When you are used to pounding the pavement or spinning those wheels, it can be difficult to figure out what to do on those elusive cross training days. How intense should the workout be? And what are you supposed to do if you are stuck indoors without any equipment?

Fortunately, there are many types of cross training workouts that will benefit your runs and bike rides. Cross training can be a great way to stretch and strengthen muscles, repair and prevent injuries, and have a little fun by trying something that is not part of the normal routine.

Over the next few weeks, we’ll dive into specific types of cross training exercises, focusing on more details and the benefits of each kind. To begin our Tips for Training series, here is an overview of cross training for the 4K for Cancer program.

Finding the Right Exercise

If you are looking for an intense workout, swimming and aqua jogging are always a great choice. They use the same muscles as biking and running, and swimming can help you expand your lungs and regulate your breathing. If you do not have access to a pool, the elliptical, stair machines, and rowing machines are all great pieces of gym equipment that can produce a highly cardiovascular workout. If you do not have any equipment, consider HIIT training. A quick Google search will produce hundreds of high intensity workouts that you can do anywhere.

To make sure you are getting an intense workout, you should wear a heart rate monitor. While running and biking, it is normally easy to figure out what sort of effort you are exerting, but it can be more difficult during workouts with which you are less familiar.

Taking a Break

But cross training workouts do not have to be focused on the cardiovascular system. If you are working your heart and lungs all week with running and biking workouts, you may want to consider working other parts of your body that are stressed during your regular workouts.

Activities like yoga and Pilates can help strengthen, stretch and tone the muscles, as well as help with breathing regulation and injury prevention. Strength training is another great way to strengthen and tone the muscles. If you do not own weight-lifting equipment, consider creating a circuit of bodyweight exercises that work on different parts of your body.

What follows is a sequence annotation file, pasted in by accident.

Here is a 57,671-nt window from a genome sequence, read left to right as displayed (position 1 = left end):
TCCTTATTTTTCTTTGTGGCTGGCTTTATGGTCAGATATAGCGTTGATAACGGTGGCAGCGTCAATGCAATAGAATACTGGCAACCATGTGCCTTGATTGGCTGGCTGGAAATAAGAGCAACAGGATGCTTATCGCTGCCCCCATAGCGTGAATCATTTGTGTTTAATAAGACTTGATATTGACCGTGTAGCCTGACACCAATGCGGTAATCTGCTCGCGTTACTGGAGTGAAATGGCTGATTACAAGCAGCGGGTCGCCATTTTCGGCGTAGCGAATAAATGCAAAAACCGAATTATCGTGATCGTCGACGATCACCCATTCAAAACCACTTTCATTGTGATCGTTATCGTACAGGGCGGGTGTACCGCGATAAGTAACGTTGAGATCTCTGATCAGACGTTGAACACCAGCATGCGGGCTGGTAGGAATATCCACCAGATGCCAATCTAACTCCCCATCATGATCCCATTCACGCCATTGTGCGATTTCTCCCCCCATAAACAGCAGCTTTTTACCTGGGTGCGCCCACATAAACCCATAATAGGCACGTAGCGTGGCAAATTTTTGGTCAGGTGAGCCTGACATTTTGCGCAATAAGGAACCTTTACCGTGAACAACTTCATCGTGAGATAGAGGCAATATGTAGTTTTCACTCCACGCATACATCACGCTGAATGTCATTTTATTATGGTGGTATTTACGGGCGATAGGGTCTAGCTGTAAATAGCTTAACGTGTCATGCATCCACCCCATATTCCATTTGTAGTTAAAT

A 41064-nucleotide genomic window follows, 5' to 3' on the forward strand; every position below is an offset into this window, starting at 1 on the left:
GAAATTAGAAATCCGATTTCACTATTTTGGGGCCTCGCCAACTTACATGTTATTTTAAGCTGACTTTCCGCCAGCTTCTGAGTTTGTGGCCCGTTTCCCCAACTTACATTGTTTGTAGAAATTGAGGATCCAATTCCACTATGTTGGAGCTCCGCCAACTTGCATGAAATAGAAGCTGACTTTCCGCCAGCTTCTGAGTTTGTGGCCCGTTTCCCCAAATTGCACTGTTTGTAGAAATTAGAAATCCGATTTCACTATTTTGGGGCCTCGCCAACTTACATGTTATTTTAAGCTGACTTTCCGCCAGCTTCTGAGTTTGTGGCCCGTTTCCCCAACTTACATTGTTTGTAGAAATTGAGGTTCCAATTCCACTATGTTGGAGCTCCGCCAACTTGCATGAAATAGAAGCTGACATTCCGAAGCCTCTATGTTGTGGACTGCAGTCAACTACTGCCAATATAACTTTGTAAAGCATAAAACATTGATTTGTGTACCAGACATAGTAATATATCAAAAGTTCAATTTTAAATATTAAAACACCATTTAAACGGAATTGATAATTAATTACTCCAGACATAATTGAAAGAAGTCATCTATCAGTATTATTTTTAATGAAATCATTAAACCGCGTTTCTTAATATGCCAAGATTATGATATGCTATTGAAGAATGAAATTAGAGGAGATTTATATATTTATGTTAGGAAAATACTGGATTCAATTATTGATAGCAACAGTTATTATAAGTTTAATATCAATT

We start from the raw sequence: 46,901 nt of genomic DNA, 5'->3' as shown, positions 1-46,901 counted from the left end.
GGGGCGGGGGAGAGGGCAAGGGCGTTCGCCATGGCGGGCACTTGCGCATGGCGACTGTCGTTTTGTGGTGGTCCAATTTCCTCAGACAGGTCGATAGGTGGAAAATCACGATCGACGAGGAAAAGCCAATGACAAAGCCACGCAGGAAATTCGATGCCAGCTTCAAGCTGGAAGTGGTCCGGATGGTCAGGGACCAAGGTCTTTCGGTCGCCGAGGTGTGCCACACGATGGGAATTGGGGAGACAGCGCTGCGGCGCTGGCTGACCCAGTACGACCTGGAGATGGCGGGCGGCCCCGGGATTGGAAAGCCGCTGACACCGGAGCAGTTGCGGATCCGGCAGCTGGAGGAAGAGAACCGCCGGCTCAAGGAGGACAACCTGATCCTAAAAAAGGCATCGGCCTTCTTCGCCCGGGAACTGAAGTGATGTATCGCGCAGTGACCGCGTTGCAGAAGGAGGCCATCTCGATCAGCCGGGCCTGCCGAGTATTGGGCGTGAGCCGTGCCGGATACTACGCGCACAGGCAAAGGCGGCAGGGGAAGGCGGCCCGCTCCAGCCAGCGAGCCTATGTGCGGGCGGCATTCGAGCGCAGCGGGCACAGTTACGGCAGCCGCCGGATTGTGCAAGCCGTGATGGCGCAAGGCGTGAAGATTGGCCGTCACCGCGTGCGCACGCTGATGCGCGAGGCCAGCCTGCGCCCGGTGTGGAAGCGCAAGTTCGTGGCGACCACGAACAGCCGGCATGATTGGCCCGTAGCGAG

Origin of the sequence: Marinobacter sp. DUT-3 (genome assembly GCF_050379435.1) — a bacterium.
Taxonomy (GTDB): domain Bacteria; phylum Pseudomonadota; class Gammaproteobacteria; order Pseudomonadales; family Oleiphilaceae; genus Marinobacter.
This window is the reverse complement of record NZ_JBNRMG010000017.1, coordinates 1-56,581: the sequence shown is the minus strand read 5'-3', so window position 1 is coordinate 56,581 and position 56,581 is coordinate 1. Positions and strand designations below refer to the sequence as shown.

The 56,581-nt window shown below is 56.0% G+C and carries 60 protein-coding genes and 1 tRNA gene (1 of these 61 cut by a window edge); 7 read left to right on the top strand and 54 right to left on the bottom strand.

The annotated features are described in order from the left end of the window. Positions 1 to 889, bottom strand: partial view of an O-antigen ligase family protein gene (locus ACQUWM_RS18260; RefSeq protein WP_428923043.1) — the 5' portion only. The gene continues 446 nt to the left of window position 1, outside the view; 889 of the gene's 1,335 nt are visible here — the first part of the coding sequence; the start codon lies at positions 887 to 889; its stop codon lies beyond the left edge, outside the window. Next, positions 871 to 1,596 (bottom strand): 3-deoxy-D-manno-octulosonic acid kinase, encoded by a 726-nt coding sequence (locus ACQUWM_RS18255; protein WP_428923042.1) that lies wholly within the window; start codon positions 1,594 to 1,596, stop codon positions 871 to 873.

Switching it Up

Cross training also gives the opportunity to try something outside of your daily routine! As much as you may love running or biking, doing the same workout every day can become tiresome. Some days, you just need a little extra fun.

Going for a hike, cross country skiing, or trying a new fitness class can break up the usual routine with different types of entertaining workouts. Try to find a friend who would like to try a new fitness class, like Zumba, Boot Camp, or Barre, or maybe find someone who would like to just go out for a long walk. The benefit here is that you are not only getting a workout and helping your body heal, but you are also helping someone else get active.

Cross training is an important part of any training plan. As much as you may be tempted to just fall into your regular routine, do not skip cross training days. Your body needs a break from the constant pounding and endless cycling to repair and prevent injuries, and the flexibility and strength you gain from cross training workouts will only benefit your next run or bike ride.

Keep on the lookout for our next Tips on Training, where we’ll dive into swimming.

– Tyler Didra, 4K Runner & Intern